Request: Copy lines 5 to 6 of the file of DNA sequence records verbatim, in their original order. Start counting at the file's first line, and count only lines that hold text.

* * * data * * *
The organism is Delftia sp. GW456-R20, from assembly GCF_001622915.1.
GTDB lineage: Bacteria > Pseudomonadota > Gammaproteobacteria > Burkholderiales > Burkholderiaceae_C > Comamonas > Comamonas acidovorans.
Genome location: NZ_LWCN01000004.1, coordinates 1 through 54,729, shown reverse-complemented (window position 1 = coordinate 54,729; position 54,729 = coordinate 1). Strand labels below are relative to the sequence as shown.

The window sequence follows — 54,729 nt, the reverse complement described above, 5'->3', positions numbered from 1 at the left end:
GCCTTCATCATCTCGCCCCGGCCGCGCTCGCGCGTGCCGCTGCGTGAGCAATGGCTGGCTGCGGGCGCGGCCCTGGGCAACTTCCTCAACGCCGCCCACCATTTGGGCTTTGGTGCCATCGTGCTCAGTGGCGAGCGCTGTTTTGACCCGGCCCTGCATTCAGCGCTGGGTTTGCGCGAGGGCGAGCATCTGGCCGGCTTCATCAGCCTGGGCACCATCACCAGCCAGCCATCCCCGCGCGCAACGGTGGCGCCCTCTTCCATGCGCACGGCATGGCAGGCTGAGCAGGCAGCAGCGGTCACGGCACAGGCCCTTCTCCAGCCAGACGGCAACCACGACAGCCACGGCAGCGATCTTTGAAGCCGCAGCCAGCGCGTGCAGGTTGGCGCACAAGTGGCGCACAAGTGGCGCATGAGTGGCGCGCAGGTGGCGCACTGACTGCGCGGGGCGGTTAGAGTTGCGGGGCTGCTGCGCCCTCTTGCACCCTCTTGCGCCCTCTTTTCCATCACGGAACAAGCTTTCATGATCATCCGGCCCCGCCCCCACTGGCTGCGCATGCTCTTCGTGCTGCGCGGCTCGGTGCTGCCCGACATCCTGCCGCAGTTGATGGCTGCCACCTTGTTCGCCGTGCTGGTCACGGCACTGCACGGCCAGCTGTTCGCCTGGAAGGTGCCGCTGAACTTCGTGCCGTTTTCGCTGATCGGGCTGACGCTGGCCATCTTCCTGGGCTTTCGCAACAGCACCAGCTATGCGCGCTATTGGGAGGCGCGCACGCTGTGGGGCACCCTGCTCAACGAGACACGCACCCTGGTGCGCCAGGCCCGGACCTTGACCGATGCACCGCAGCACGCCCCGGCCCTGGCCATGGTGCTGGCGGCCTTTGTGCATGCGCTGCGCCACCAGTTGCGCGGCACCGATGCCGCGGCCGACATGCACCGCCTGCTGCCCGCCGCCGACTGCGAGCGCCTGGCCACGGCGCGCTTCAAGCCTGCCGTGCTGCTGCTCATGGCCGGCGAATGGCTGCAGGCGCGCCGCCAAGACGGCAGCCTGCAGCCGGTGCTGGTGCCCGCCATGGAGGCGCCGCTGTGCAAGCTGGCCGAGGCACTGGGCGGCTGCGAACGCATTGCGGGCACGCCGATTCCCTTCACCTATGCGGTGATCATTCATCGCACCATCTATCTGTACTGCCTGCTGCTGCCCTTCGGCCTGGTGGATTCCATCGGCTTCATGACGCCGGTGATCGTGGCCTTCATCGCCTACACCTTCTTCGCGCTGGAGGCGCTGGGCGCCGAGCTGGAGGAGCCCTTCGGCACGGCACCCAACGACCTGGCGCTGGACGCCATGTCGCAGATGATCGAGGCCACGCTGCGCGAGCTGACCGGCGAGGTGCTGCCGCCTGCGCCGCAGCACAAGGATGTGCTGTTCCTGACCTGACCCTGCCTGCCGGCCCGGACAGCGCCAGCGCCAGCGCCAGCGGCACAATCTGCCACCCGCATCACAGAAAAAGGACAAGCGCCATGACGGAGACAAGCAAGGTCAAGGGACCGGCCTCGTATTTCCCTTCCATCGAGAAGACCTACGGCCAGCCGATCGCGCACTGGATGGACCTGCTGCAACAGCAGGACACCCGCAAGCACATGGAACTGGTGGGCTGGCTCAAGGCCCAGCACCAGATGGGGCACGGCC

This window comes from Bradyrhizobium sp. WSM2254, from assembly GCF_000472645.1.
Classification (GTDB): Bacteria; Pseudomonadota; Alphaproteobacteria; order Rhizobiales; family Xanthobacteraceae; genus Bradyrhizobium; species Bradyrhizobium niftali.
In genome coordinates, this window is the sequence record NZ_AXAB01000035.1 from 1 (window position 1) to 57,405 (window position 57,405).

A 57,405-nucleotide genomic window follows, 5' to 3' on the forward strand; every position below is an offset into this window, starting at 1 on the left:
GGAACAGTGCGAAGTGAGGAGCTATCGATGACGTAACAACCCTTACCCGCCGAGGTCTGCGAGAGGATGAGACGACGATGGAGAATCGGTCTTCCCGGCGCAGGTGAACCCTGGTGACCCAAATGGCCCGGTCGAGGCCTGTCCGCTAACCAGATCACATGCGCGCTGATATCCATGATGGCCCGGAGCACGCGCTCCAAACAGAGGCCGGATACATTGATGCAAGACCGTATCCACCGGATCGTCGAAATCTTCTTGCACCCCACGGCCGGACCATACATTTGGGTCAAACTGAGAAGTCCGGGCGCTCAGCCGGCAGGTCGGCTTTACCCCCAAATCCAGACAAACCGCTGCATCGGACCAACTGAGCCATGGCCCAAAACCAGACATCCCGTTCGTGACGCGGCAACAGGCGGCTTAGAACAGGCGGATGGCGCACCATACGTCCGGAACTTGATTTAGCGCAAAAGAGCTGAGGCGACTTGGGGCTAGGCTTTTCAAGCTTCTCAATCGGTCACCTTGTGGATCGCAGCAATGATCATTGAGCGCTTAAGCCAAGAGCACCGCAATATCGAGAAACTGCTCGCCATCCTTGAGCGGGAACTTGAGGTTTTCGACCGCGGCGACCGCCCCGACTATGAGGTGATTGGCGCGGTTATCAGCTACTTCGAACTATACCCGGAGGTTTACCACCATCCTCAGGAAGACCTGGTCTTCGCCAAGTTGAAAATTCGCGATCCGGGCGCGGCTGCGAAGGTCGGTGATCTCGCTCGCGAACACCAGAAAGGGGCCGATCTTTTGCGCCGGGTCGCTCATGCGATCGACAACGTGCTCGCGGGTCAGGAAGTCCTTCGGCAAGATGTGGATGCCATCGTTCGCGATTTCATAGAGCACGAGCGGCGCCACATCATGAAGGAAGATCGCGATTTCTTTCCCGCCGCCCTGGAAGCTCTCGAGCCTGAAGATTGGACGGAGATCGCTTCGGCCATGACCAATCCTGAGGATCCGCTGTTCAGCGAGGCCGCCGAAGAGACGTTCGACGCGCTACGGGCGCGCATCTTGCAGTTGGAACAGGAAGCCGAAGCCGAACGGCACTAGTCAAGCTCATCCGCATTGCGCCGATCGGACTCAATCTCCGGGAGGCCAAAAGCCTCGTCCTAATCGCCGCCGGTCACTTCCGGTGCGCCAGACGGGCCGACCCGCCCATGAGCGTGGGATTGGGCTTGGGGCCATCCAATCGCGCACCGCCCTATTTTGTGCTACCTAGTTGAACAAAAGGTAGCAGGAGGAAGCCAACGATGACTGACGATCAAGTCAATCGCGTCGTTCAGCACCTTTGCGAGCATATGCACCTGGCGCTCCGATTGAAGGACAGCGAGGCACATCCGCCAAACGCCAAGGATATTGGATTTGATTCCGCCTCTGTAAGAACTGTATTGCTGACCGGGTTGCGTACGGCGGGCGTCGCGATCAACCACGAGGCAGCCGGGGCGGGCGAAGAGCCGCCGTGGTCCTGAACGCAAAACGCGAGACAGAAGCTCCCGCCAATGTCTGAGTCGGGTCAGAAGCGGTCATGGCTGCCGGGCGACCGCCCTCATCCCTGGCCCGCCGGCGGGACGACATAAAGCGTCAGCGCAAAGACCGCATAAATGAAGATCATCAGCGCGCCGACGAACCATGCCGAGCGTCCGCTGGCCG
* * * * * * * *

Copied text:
GCCTTCATCATCTCGCCCCGGCCGCGCTCGCGCGTGCCGCTGCGTGAGCAATGGCTGGCTGCGGGCGCGGCCCTGGGCAACTTCCTCAACGCCGCCCACCATTTGGGCTTTGGTGCCATCGTGCTCAGTGGCGAGCGCTGTTTTGACCCGGCCCTGCATTCAGCGCTGGGTTTGCGCGAGGGCGAGCATCTGGCCGGCTTCATCAGCCTGGGCACCATCACCAGCCAGCCATCCCCGCGCGCAACGGTGGCGCCCTCTTCCATGCGCACGGCATGGCAGGCTGAGCAGGCAGCAGCGGTCACGGCACAGGCCCTTCTCCAGCCAGACGGCAACCACGACAGCCACGGCAGCGATCTTTGAAGCCGCAGCCAGCGCGTGCAGGTTGGCGCACAAGTGGCGCACAAGTGGCGCATGAGTGGCGCGCAGGTGGCGCACTGACTGCGCGGGGCGGTTAGAGTTGCGGGGCTGCTGCGCCCTCTTGCACCCTCTTGCGCCCTCTTTTCCATCACGGAACAAGCTTTCATGATCATCCGGCCCCGCCCCCACTGGCTGCGCATGCTCTTCGTGCTGCGCGGCTCGGTGCTGCCCGACATCCTGCCGCAGTTGATGGCTGCCACCTTGTTCGCCGTGCTGGTCACGGCACTGCACGGCCAGCTGTTCGCCTGGAAGGTGCCGCTGAACTTCGTGCCGTTTTCGCTGATCGGGCTGACGCTGGCCATCTTCCTGGGCTTTCGCAACAGCACCAGCTATGCGCGCTATTGGGAGGCGCGCACGCTGTGGGGCACCCTGCTCAACGAGACACGCACCCTGGTGCGCCAGGCCCGGACCTTGACCGATGCACCGCAGCACGCCCCGGCCCTGGCCATGGTGCTGGCGGCCTTTGTGCATGCGCTGCGCCACCAGTTGCGCGGCACCGATGCCGCGGCCGACATGCACCGCCTGCTGCCCGCCGCCGACTGCGAGCGCCTGGCCACGGCGCGCTTCAAGCCTGCCGTGCTGCTGCTCATGGCCGGCGAATGGCTGCAGGCGCGCCGCCAAGACGGCAGCCTGCAGCCGGTGCTGGTGCCCGCCATGGAGGCGCCGCTGTGCAAGCTGGCCGAGGCACTGGGCGGCTGCGAACGCATTGCGGGCACGCCGATTCCCTTCACCTATGCGGTGATCATTCATCGCACCATCTATCTGTACTGCCTGCTGCTGCCCTTCGGCCTGGTGGATTCCATCGGCTTCATGACGCCGGTGATCGTGGCCTTCATCGCCTACACCTTCTTCGCGCTGGAGGCGCTGGGCGCCGAGCTGGAGGAGCCCTTCGGCACGGCACCCAACGACCTGGCGCTGGACGCCATGTCGCAGATGATCGAGGCCACGCTGCGCGAGCTGACCGGCGAGGTGCTGCCGCCTGCGCCGCAGCACAAGGATGTGCTGTTCCTGACCTGACCCTGCCTGCCGGCCCGGACAGCGCCAGCGCCAGCGCCAGCGGCACAATCTGCCACCCGCATCACAGAAAAAGGACAAGCGCCATGACGGAGACAAGCAAGGTCAAGGGACCGGCCTCGTATTTCCCTTCCATCGAGAAGACCTACGGCCAGCCGATCGCGCACTGGATGGACCTGCTGCAACAGCAGGACACCCGCAAGCACATGGAACTGGTGGGCTGGCTCAAGGCCCAGCACCAGATGGGGCACGGCC

This window comes from Bradyrhizobium sp. WSM2254, from assembly GCF_000472645.1.